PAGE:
Sep 11

Scrap of the week #32

 

 

I don’t think I’ve covered the subject of leather scraps before, so this is a happy first. I had an inspiring encounter at the Bath Artisan Market on Sunday and wanted to share.

A wonderful lady named Hiromi came to say hello. Hiromi doesn’t speak much English, but thankfully her daughter (who does) was on hand to translate. Hiromi quietly emptied various beautifully made Liberty (yes, I know, I am a woman obsessed!) bags out of her handmade linen shoulder bag, finally producing a large powdery blue square of Liberty lawn from one. If you don’t recognise the fabric, it’s Glenjade, the classic pattern which first appeared on Liberty Tana lawn way back in 1955.

She also extracted a short leather strap with two D-shackles on each end.

I watched, entranced, as she fed two adjacent corners of the fine lawn square through one set of D-rings (securing them with a half-knot, just to stop them slipping back through).

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Two corners in this side…

 

Then she did the same with the remaining two corners and the other set of D-rings.

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Two corners in that side…

 

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A half-knot…

 

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Insta-bag!

 

Hey presto! She’d created an instant bag! So chic!

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A capacious, stylish bag with a comfortable grip

 

By this time, I was almost fainting with excitement at this wonderful idea. To cap it all, Hiromi had made the leather strap herself, and (Oh still my beating heart!) she wanted to give it to me. Did I accept? Do bears sashay in the woods?! Yes, I accepted (probably just a little too eagerly), offering a couple of little Liberty button/patch items in return. Now I’m singling out a Liberty fabric from my stash to create my own impromptu carry-everywhere bag. How much more pleasurable to use than an old plastic shopper! Or a bulkier fabric one (assuming I remember to carry it, which I tend not to). All it needs is a simple turned hem each side. Supposing I remember to tote it with me, it could double as a impromptu scarf. Or table-cloth. Or napkin. The list goes on. Isn’t that just the BEST THING EVER? Thank you, dear Hiromi!

 

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Hiromi’s strap

 

Next, I want to figure out how to construct my own bag strap, so I’m eyeing several discarded scraps of upholstery leather with intent. Hiromi used a strong strip of leather about 2cms wide by 24cms long. This upholstery leather scrap isn’t quite as thick, but seems strong and unstretchy. It handles nicely. 

 

Leather scrap

Leather scrap for bag strap

 

My riveting experience is pretty limited, so I’m going to need some advice. It seems that what’s needed is a double-ended riveting kit. I’d like to make do with what I already have, and I bought an antique packet of rivets on one of my (very dangerous!) boot-sale outings with Ruth Singer this summer. Not double-ended, but they might just do the trick.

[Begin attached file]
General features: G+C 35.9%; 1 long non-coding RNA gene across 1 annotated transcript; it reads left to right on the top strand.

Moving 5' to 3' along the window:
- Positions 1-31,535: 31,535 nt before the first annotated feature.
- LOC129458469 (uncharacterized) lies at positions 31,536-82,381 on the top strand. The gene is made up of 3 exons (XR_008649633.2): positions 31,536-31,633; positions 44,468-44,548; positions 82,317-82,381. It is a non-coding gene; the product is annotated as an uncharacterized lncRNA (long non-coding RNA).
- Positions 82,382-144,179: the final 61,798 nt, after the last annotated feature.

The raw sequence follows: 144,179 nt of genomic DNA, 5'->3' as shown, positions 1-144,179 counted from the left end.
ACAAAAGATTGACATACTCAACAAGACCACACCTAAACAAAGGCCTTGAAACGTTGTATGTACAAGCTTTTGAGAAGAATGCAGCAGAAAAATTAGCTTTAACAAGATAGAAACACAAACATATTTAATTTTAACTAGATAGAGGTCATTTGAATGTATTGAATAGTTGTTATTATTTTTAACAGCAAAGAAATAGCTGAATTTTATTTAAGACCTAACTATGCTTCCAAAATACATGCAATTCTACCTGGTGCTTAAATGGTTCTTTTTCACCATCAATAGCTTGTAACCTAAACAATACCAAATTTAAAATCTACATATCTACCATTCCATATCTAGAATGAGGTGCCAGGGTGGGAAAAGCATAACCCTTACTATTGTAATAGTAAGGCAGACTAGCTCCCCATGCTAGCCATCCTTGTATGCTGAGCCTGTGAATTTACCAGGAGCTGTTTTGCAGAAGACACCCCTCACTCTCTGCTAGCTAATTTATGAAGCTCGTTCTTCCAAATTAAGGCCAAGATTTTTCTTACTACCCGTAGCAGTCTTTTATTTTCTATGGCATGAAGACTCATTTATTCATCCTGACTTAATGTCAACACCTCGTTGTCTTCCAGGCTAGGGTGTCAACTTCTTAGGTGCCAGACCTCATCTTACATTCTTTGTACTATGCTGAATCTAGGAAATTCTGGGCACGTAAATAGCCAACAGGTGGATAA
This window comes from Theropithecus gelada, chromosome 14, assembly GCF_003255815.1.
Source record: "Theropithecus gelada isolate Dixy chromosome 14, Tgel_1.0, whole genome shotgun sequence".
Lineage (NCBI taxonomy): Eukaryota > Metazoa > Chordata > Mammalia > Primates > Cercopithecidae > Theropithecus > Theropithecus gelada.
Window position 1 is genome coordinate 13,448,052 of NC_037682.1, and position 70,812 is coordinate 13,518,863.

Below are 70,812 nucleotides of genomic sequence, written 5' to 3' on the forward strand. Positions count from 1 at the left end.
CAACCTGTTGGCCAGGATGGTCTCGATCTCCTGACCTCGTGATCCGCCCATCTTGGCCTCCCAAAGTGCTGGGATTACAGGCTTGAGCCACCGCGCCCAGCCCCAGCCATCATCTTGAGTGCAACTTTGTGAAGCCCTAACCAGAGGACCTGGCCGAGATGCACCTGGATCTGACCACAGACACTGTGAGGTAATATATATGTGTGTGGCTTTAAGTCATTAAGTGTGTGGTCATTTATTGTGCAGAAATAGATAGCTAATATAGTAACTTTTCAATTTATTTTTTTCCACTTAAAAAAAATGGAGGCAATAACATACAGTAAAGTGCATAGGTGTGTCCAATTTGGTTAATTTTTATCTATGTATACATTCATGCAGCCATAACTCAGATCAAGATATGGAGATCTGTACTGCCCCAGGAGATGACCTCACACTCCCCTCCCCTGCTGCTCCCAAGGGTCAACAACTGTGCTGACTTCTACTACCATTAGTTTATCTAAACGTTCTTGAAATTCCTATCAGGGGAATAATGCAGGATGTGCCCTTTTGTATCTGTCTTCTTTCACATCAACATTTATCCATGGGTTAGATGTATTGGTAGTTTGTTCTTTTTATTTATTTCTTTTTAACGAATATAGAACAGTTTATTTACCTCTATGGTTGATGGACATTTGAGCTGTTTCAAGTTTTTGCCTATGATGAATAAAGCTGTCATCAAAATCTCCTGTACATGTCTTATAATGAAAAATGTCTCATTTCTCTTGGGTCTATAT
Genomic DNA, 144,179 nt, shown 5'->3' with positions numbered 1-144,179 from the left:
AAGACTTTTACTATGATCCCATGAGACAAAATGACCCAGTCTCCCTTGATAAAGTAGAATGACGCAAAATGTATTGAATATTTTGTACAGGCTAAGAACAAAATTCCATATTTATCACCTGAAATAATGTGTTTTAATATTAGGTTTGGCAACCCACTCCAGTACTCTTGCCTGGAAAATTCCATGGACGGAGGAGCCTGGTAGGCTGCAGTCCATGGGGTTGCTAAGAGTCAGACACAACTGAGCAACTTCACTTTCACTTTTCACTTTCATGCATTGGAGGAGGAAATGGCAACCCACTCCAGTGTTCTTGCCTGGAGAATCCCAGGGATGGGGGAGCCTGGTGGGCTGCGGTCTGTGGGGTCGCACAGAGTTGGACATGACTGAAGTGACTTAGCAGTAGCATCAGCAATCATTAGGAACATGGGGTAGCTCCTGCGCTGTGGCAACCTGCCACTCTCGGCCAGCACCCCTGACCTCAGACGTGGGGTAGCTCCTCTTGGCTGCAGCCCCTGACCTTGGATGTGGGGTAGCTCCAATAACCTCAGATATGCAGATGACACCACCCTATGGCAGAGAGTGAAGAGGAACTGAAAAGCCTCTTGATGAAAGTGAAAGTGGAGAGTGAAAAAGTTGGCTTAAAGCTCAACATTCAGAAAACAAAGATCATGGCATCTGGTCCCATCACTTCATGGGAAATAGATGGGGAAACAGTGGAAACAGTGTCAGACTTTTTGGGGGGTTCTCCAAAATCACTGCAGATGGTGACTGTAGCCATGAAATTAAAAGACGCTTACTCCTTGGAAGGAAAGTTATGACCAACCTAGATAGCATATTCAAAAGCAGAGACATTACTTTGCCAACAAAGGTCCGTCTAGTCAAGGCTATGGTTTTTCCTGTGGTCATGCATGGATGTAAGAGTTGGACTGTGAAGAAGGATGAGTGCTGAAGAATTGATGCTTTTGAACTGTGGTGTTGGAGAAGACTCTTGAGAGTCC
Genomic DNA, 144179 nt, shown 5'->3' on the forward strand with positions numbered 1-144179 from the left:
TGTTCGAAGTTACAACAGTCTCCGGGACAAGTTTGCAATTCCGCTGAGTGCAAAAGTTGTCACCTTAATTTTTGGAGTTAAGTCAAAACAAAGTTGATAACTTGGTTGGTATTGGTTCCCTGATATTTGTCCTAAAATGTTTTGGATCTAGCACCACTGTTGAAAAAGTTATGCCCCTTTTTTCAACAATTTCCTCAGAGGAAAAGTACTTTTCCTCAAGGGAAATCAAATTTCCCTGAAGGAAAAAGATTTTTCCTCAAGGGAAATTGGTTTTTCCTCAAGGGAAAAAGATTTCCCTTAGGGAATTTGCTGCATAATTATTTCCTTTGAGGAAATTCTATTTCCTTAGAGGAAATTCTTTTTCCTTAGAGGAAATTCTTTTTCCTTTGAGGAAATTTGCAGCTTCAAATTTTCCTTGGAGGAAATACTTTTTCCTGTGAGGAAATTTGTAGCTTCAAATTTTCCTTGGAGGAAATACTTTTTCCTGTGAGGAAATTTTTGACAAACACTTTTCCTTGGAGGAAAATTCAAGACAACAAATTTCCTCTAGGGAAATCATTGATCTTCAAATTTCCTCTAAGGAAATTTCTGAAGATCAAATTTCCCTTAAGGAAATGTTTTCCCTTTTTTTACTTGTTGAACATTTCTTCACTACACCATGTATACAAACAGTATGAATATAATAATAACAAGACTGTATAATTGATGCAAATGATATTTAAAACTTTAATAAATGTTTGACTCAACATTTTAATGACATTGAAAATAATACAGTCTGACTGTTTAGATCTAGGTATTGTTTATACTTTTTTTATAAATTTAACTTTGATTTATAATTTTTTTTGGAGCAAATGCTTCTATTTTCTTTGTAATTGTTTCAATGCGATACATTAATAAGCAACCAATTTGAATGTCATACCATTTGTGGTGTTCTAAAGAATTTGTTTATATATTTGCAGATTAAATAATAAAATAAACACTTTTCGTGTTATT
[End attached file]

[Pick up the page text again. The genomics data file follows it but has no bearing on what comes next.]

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Bifurcated rivets

 

Ideally I’d like them to match the rings, though. And I don’t have any copper rings of any type – D or otherwise. Do you happen to know where some might be found? Actually, I prefer Hiromi’s choice of antiqued brass for this colour leather, so I guess I’ll have to scout around and find some.

Copper rivets

Copper rivets, with tool

 

So, I have my work cut out. I’ll let you know how I get on. My apologies, in advance, if you receive one of these insta-bags as a birthday/Christmas/other special occasion gift in due course. The bug has really bitten!

Final thought: do you think these might possibly ever appeal to men? I’m wondering here about heterosexual men? Seems to me that the leather strap could look quite masculine, so maybe teamed with a fine lawn shirting of this, or this, or even a Liberty pattern like this, it just might work. Or plain black? Are premeditated fabric convenience bags a place Average Hetero Male will never go? I suppose you’d have to remember to pop it inside your man-bag… Do give me your honest opinion, and feel free to suggest fine, strong fabrics that you could use for this project, besides (very expensive!) Liberty lawn. The next year of family gifts might well hang on it.

 

 

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10 comments!!!

  1. thevintagetraveler says:

    I love it – so simple, but very effective. I try to carry a shopping bag with me, but they are either ugly and plastic or rather bulky.

  2. Hiromi says:

    I am delighted to see myself and the handle on your blog. Please enjoy it.

  3. boostitch artist researcher says:

    Hi both – see – I am SO delighted you met up – Hiromi is an wonderful inspiration – as are you too!!

  4. Lizzie says:

    This post is one that makes me go "ooohhhhhhhhhhhhh!!!!!!!!!!!!!!!" Thank you!!

    I have recently realized how much Japanese style appeals to me. The bag reminds me of the Japanese craft of furoshiki – making bags, and wrappings, out of a square of fabric.

  5. knitsofacto says:

    How marvellous! And so very Japanese :)

  6. Theresa says:

    What about using oilcloth– those cheerful tablecloth fabrics? They can be wiped down after use. If the coating is thin enough, they should still drape.

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